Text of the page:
3 Lymphoma Nursing Care Plans


Lymphoma is a form of cancer that affects the immune system – specifically, it is a cancer of immune cells called lymphocytes, a type of white blood cell. It includes distinct entities defined by clinical, histologic, immunologic, molecular, and genetic characteristics. Based on histologic characteristics, lymphomas are divided into two major subgroups: Hodgkin’s disease and non-Hodgkin’s lymphoma.

Nursing Care Plans

Below are three nursing care plans and nursing diagnosis for patients with Lymphomas.

  1. Sexual Dysfunction
  2. Ineffective Breathing Pattern
  3. Deficient Knowledge
  4. Other Possible Nursing Care Plans

Risk for Ineffective Breathing Pattern

Nursing Diagnosis

Risk factors may include

  • Tracheobronchial obstruction: enlarged mediastinal nodes and/or airway edema (Hodgkin’s and non-Hodgkin’s); superior vena cava syndrome (non-Hodgkin’s)

Possibly evidenced by

  • Not applicable. Existence of signs and symptoms establishes an actual nursing diagnosis.

Desired Outcomes

  • Maintain a normal/effective respiratory pattern, free of dyspnea, cyanosis, or other signs of respiratory distress.
Nursing InterventionsRationale
Assess and monitor respiratory rate, depth, rhythm. Note reports of dyspnea and use of accessory muscles, nasal flaring, altered chest excursion.Changes (such as tachypnea, dyspnea, use of accessory muscles) may indicate progression of respiratory involvement and compromise requiring prompt intervention.
Place patient in position of comfort, usually with head of bed elevated or sitting upright leaning forward (weight supported on arms), feet dangling.Maximizes lung expansion, decreases work of breathing, and reduces risk of aspiration.
Reposition and assist with turning periodically.Promotes aeration of all lung segments and mobilizes secretions.
Instruct and assist with deep-breathing techniques, pursed-lip or abdominal diaphragmatic breathing if indicated.Helps promote gas diffusion and expansion of small airways. Provides patient with some control over respiration, helping to reduce anxiety.
Monitor and evaluate skin color, noting pallor, development of cyanosis (particularly in nailbeds, ear lobes, and lips).Proliferation of WBCs can reduce oxygen-carrying capacity of the blood, leading to hypoxemia.
Assess respiratory response to activity. Note reports of dyspnea or ”air hunger,” increased fatigue. Schedule rest periods between activities.Decreased cellular oxygenation reduces activity tolerance. Rest reduces oxygen demands and minimizes fatigue and dyspnea.
Identify and encourage energy-saving techniques (rest periods before and after meals, use of shower chair, sitting for care).Aids in reducing fatigue and dyspnea, and conserves energy for cellular regeneration and respiratory function.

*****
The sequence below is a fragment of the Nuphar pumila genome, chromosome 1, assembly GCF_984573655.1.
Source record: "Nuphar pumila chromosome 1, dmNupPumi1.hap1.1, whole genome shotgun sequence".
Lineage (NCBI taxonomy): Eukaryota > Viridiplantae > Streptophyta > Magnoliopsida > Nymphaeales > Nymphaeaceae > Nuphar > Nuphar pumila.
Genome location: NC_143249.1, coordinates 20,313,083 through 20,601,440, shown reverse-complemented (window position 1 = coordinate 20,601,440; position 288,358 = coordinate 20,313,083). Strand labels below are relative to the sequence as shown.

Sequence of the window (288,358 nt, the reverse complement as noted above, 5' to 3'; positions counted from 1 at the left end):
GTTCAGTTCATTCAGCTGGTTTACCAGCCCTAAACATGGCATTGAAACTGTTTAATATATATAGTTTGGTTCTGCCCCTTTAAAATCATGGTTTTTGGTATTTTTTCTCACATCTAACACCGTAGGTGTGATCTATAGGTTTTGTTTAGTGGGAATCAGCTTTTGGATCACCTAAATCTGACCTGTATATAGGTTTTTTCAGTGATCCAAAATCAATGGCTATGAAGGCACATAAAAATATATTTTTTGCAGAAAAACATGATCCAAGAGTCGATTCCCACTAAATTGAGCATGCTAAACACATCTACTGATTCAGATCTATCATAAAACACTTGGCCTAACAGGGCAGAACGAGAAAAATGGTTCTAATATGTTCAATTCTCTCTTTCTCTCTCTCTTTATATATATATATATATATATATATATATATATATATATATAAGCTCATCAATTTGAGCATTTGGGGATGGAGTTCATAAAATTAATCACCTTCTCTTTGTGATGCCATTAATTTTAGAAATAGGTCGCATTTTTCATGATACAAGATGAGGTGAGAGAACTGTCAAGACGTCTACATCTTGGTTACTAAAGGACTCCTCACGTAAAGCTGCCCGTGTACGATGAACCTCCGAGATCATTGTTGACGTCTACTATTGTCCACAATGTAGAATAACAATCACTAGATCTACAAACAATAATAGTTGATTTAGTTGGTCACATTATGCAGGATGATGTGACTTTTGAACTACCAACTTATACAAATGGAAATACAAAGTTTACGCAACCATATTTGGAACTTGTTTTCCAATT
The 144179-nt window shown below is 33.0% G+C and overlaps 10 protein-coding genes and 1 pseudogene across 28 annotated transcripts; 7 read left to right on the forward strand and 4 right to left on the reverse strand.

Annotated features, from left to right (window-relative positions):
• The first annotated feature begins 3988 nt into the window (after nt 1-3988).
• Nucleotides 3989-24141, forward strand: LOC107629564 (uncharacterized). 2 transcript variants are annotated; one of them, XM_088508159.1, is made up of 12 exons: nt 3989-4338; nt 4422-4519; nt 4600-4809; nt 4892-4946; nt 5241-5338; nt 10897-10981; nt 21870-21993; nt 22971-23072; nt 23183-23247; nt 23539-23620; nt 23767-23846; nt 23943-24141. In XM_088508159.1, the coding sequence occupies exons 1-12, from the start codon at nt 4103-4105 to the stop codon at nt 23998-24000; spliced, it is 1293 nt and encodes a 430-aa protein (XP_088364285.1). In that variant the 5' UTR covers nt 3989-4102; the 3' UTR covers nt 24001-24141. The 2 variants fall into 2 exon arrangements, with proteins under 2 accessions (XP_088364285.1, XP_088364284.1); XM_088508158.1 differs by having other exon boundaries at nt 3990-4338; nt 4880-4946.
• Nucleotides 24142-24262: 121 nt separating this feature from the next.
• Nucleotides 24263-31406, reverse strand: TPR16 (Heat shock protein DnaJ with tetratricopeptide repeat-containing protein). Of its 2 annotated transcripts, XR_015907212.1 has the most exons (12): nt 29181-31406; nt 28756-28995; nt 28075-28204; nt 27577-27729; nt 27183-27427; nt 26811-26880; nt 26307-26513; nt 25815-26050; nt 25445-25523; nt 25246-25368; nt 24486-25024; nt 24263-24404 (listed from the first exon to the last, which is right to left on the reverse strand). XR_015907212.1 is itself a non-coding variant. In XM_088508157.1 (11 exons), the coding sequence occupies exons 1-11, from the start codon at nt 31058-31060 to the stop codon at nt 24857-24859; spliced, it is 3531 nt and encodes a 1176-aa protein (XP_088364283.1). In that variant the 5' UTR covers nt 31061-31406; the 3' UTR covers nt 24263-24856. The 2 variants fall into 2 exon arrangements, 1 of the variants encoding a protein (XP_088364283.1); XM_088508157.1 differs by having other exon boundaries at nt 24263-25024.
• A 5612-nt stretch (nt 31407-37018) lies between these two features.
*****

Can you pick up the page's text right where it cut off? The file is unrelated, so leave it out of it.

Promote bedrest and provide care as indicated during acute and prolonged exacerbation.Worsening respiratory involvement and hypoxia may necessitate cessation of activity to prevent more serious respiratory compromise.
Encourage expression of feelings. Acknowledge reality of situation and normality of feelings.Anxiety increases oxygen demand, and hypoxemia potentiates respiratory distress and cardiac symptoms, which in turn escalates anxiety.
Provide calm, quiet environment.Promotes relaxation, conserving energy and reducing oxygen demand.
Observe for neck vein distension, headache, dizziness, periorbital and facial edema, dyspnea, and stridor.Non-Hodgkin’s patients are at risk for superior vena cava syndrome, which may result in tracheal deviation and airway obstruction, representing an oncologic emergency.
Provide support to family and caregivers. Encourage open expression of feelings.Development of this complication is very frightening for patient and family because it may indicate end-stage of disease process and approaching death, especially in the hospice setting. Keeping family informed may diminish their anxiety and minimize transmission to patient.
Provide supplemental oxygen.Maximizes oxygen available for circulatory uptake; aids in reducing hypoxemia.
Monitor laboratory studies (ABGs, oximetry).Measures adequacy of respiratory function and effectiveness of therapy.
Administer analgesics and tranquilizers as indicated.Reducing physiological responses to pain and anxiety decreases oxygen demands and may limit respiratory compromise.
Assist with respiratory treatments or adjuncts, (IPPB, incentive spirometer) if appropriate.Promotes maximal aeration of all lung segments, preventing atelectasis.
Assist with intubation and mechanical ventilation.May be necessary to support respiratory function until airway edema is resolved in acutely ill hospitalized patient.
Prepare for emergency radiation therapy when indicated.Treatment of choice for superior vena cava syndrome.

Recommended Resources

Recommended nursing diagnosis and nursing care plan books and resources.

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See also

Other recommended site resources for this nursing care plan:


Other care plans for hematologic and lymphatic system disorders:

Matt Vera is a registered nurse with a bachelor of science in nursing since 2009 and is currently working as a full-time writer and editor for Nurseslabs. During his time as a student, he knows how frustrating it is to cram on difficult nursing topics. Finding help online is nearly impossible. His situation drove his passion for helping student nurses by creating content and lectures that are easy to digest. Knowing how valuable nurses are in delivering quality healthcare but limited in number, he wants to educate and inspire nursing students. As a nurse educator since 2010, his goal in Nurseslabs is to simplify the learning process, break down complicated topics, help motivate learners, and look for unique ways of assisting students in mastering core nursing concepts effectively.
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